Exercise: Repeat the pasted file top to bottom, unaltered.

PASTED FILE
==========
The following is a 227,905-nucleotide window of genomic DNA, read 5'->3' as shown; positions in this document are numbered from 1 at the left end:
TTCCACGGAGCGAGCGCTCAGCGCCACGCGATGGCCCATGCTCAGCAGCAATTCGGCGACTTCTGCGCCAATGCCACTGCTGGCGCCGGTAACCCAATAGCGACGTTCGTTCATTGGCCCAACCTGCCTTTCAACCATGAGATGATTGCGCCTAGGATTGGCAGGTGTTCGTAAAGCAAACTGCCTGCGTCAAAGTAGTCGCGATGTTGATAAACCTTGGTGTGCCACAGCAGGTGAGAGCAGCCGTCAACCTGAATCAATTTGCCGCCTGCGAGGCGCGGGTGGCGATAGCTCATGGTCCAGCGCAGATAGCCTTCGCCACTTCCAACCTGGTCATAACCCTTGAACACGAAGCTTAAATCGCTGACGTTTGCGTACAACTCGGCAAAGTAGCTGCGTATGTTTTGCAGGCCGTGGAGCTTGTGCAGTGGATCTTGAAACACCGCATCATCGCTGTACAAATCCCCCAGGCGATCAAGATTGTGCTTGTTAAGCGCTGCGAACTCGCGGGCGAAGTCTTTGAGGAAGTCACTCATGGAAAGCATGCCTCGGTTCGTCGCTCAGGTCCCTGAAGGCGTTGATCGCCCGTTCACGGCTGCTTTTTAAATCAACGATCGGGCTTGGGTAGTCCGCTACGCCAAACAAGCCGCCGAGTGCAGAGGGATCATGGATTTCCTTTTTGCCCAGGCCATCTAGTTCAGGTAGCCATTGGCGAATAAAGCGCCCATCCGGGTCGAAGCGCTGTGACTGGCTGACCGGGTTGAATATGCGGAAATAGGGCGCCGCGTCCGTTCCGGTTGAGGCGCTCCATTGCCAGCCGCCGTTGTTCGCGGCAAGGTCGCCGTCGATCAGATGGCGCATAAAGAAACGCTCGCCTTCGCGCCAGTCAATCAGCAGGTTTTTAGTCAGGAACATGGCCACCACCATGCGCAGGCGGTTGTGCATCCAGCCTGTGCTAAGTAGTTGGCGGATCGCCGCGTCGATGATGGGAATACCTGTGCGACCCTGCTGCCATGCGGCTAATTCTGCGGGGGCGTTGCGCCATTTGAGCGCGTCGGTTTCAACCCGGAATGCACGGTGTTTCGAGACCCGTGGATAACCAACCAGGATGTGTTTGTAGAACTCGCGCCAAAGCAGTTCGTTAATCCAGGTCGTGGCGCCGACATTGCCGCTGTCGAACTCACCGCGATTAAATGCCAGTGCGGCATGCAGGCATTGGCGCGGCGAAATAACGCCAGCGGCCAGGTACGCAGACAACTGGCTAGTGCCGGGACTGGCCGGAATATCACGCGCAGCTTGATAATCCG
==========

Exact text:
The following is a 227,905-nucleotide window of genomic DNA, read 5'->3' as shown; positions in this document are numbered from 1 at the left end:
TTCCACGGAGCGAGCGCTCAGCGCCACGCGATGGCCCATGCTCAGCAGCAATTCGGCGACTTCTGCGCCAATGCCACTGCTGGCGCCGGTAACCCAATAGCGACGTTCGTTCATTGGCCCAACCTGCCTTTCAACCATGAGATGATTGCGCCTAGGATTGGCAGGTGTTCGTAAAGCAAACTGCCTGCGTCAAAGTAGTCGCGATGTTGATAAACCTTGGTGTGCCACAGCAGGTGAGAGCAGCCGTCAACCTGAATCAATTTGCCGCCTGCGAGGCGCGGGTGGCGATAGCTCATGGTCCAGCGCAGATAGCCTTCGCCACTTCCAACCTGGTCATAACCCTTGAACACGAAGCTTAAATCGCTGACGTTTGCGTACAACTCGGCAAAGTAGCTGCGTATGTTTTGCAGGCCGTGGAGCTTGTGCAGTGGATCTTGAAACACCGCATCATCGCTGTACAAATCCCCCAGGCGATCAAGATTGTGCTTGTTAAGCGCTGCGAACTCGCGGGCGAAGTCTTTGAGGAAGTCACTCATGGAAAGCATGCCTCGGTTCGTCGCTCAGGTCCCTGAAGGCGTTGATCGCCCGTTCACGGCTGCTTTTTAAATCAACGATCGGGCTTGGGTAGTCCGCTACGCCAAACAAGCCGCCGAGTGCAGAGGGATCATGGATTTCCTTTTTGCCCAGGCCATCTAGTTCAGGTAGCCATTGGCGAATAAAGCGCCCATCCGGGTCGAAGCGCTGTGACTGGCTGACCGGGTTGAATATGCGGAAATAGGGCGCCGCGTCCGTTCCGGTTGAGGCGCTCCATTGCCAGCCGCCGTTGTTCGCGGCAAGGTCGCCGTCGATCAGATGGCGCATAAAGAAACGCTCGCCTTCGCGCCAGTCAATCAGCAGGTTTTTAGTCAGGAACATGGCCACCACCATGCGCAGGCGGTTGTGCATCCAGCCTGTGCTAAGTAGTTGGCGGATCGCCGCGTCGATGATGGGAATACCTGTGCGACCCTGCTGCCATGCGGCTAATTCTGCGGGGGCGTTGCGCCATTTGAGCGCGTCGGTTTCAACCCGGAATGCACGGTGTTTCGAGACCCGTGGATAACCAACCAGGATGTGTTTGTAGAACTCGCGCCAAAGCAGTTCGTTAATCCAGGTCGTGGCGCCGACATTGCCGCTGTCGAACTCACCGCGATTAAATGCCAGTGCGGCATGCAGGCATTGGCGCGGCGAAATAACGCCAGCGGCCAGGTACGCAGACAACTGGCTAGTGCCGGGACTGGCCGGAATATCACGCGCAGCTTGATAATCCG